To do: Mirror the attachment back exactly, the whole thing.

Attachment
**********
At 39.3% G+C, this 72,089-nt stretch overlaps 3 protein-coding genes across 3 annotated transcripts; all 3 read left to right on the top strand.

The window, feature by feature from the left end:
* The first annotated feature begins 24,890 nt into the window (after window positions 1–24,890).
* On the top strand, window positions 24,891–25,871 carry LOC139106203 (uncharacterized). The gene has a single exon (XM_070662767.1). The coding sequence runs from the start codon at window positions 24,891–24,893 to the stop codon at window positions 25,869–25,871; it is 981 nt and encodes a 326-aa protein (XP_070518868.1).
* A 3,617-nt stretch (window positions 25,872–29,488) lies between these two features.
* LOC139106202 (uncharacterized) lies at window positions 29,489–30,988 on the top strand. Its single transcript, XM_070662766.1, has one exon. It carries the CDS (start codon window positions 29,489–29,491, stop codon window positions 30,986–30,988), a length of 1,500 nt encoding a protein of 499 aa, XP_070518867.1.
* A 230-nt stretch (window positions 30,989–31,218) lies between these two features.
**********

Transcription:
At 39.3% G+C, this 72,089-nt stretch overlaps 3 protein-coding genes across 3 annotated transcripts; all 3 read left to right on the top strand.

The window, feature by feature from the left end:
* The first annotated feature begins 24,890 nt into the window (after window positions 1–24,890).
* On the top strand, window positions 24,891–25,871 carry LOC139106203 (uncharacterized). The gene has a single exon (XM_070662767.1). The coding sequence runs from the start codon at window positions 24,891–24,893 to the stop codon at window positions 25,869–25,871; it is 981 nt and encodes a 326-aa protein (XP_070518868.1).
* A 3,617-nt stretch (window positions 25,872–29,488) lies between these two features.
* LOC139106202 (uncharacterized) lies at window positions 29,489–30,988 on the top strand. Its single transcript, XM_070662766.1, has one exon. It carries the CDS (start codon window positions 29,489–29,491, stop codon window positions 30,986–30,988), a length of 1,500 nt encoding a protein of 499 aa, XP_070518867.1.
* A 230-nt stretch (window positions 30,989–31,218) lies between these two features.